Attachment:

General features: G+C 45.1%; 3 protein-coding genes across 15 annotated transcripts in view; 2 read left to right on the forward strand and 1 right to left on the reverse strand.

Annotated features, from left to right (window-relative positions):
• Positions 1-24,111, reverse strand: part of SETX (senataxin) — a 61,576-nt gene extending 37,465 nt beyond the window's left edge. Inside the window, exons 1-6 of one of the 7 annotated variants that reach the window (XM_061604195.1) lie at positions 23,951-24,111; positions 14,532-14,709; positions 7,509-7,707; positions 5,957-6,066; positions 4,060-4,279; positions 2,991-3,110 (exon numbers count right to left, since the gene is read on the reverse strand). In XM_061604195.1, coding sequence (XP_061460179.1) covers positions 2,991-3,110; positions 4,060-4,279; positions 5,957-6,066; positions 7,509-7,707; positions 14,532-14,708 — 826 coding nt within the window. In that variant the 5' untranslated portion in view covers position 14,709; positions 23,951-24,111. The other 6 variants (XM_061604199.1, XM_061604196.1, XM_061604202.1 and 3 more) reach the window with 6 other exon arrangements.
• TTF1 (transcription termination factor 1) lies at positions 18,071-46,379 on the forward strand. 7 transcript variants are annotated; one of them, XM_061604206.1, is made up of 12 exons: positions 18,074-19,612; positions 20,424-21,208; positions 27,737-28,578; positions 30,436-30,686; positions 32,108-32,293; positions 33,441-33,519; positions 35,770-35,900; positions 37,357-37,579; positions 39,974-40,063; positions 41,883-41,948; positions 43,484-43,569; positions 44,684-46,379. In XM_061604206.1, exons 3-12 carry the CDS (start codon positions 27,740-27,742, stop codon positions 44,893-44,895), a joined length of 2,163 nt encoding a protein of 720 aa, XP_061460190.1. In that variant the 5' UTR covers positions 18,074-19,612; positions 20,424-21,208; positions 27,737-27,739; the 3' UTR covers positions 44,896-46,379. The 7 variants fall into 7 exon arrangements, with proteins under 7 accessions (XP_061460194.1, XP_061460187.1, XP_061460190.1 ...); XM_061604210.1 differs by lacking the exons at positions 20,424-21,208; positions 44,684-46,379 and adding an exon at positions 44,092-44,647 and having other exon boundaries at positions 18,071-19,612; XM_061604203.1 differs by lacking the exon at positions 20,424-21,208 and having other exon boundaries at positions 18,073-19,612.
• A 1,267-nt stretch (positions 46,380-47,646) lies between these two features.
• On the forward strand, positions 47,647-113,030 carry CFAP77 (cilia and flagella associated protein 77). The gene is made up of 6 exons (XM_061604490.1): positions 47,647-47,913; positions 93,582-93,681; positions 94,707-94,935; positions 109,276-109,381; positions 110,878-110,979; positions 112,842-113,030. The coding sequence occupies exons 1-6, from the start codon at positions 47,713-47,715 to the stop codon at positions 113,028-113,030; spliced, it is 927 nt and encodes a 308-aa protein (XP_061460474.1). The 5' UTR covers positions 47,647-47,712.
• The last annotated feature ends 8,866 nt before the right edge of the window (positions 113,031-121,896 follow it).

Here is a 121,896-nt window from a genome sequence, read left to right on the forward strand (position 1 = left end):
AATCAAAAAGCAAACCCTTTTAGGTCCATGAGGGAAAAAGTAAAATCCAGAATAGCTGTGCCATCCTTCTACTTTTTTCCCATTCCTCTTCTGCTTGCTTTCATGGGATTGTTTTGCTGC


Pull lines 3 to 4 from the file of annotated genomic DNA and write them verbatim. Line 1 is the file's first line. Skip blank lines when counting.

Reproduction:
• Positions 1-24,111, reverse strand: part of SETX (senataxin) — a 61,576-nt gene extending 37,465 nt beyond the window's left edge. Inside the window, exons 1-6 of one of the 7 annotated variants that reach the window (XM_061604195.1) lie at positions 23,951-24,111; positions 14,532-14,709; positions 7,509-7,707; positions 5,957-6,066; positions 4,060-4,279; positions 2,991-3,110 (exon numbers count right to left, since the gene is read on the reverse strand). In XM_061604195.1, coding sequence (XP_061460179.1) covers positions 2,991-3,110; positions 4,060-4,279; positions 5,957-6,066; positions 7,509-7,707; positions 14,532-14,708 — 826 coding nt within the window. In that variant the 5' untranslated portion in view covers position 14,709; positions 23,951-24,111. The other 6 variants (XM_061604199.1, XM_061604196.1, XM_061604202.1 and 3 more) reach the window with 6 other exon arrangements.
• TTF1 (transcription termination factor 1) lies at positions 18,071-46,379 on the forward strand. 7 transcript variants are annotated; one of them, XM_061604206.1, is made up of 12 exons: positions 18,074-19,612; positions 20,424-21,208; positions 27,737-28,578; positions 30,436-30,686; positions 32,108-32,293; positions 33,441-33,519; positions 35,770-35,900; positions 37,357-37,579; positions 39,974-40,063; positions 41,883-41,948; positions 43,484-43,569; positions 44,684-46,379. In XM_061604206.1, exons 3-12 carry the CDS (start codon positions 27,740-27,742, stop codon positions 44,893-44,895), a joined length of 2,163 nt encoding a protein of 720 aa, XP_061460190.1. In that variant the 5' UTR covers positions 18,074-19,612; positions 20,424-21,208; positions 27,737-27,739; the 3' UTR covers positions 44,896-46,379. The 7 variants fall into 7 exon arrangements, with proteins under 7 accessions (XP_061460194.1, XP_061460187.1, XP_061460190.1 ...); XM_061604210.1 differs by lacking the exons at positions 20,424-21,208; positions 44,684-46,379 and adding an exon at positions 44,092-44,647 and having other exon boundaries at positions 18,071-19,612; XM_061604203.1 differs by lacking the exon at positions 20,424-21,208 and having other exon boundaries at positions 18,073-19,612.